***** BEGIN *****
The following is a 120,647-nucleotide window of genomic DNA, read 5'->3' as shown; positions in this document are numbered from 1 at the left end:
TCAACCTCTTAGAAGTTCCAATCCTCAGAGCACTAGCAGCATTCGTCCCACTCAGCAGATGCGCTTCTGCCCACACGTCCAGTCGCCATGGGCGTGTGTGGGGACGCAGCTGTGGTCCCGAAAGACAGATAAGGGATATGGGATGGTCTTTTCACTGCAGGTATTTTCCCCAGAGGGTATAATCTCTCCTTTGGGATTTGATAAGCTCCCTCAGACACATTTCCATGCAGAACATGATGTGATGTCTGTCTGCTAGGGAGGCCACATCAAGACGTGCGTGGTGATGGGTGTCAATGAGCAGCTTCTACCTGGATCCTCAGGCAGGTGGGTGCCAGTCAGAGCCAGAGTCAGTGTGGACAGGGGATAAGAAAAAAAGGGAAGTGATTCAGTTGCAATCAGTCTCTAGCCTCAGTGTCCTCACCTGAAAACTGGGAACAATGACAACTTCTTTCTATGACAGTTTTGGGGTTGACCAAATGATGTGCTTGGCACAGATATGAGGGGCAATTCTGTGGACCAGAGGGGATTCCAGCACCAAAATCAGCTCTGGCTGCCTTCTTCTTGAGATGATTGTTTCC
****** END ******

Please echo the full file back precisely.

The following is a 120,647-nucleotide window of genomic DNA, read 5'->3' as shown; positions in this document are numbered from 1 at the left end:
TCAACCTCTTAGAAGTTCCAATCCTCAGAGCACTAGCAGCATTCGTCCCACTCAGCAGATGCGCTTCTGCCCACACGTCCAGTCGCCATGGGCGTGTGTGGGGACGCAGCTGTGGTCCCGAAAGACAGATAAGGGATATGGGATGGTCTTTTCACTGCAGGTATTTTCCCCAGAGGGTATAATCTCTCCTTTGGGATTTGATAAGCTCCCTCAGACACATTTCCATGCAGAACATGATGTGATGTCTGTCTGCTAGGGAGGCCACATCAAGACGTGCGTGGTGATGGGTGTCAATGAGCAGCTTCTACCTGGATCCTCAGGCAGGTGGGTGCCAGTCAGAGCCAGAGTCAGTGTGGACAGGGGATAAGAAAAAAAGGGAAGTGATTCAGTTGCAATCAGTCTCTAGCCTCAGTGTCCTCACCTGAAAACTGGGAACAATGACAACTTCTTTCTATGACAGTTTTGGGGTTGACCAAATGATGTGCTTGGCACAGATATGAGGGGCAATTCTGTGGACCAGAGGGGATTCCAGCACCAAAATCAGCTCTGGCTGCCTTCTTCTTGAGATGATTGTTTCC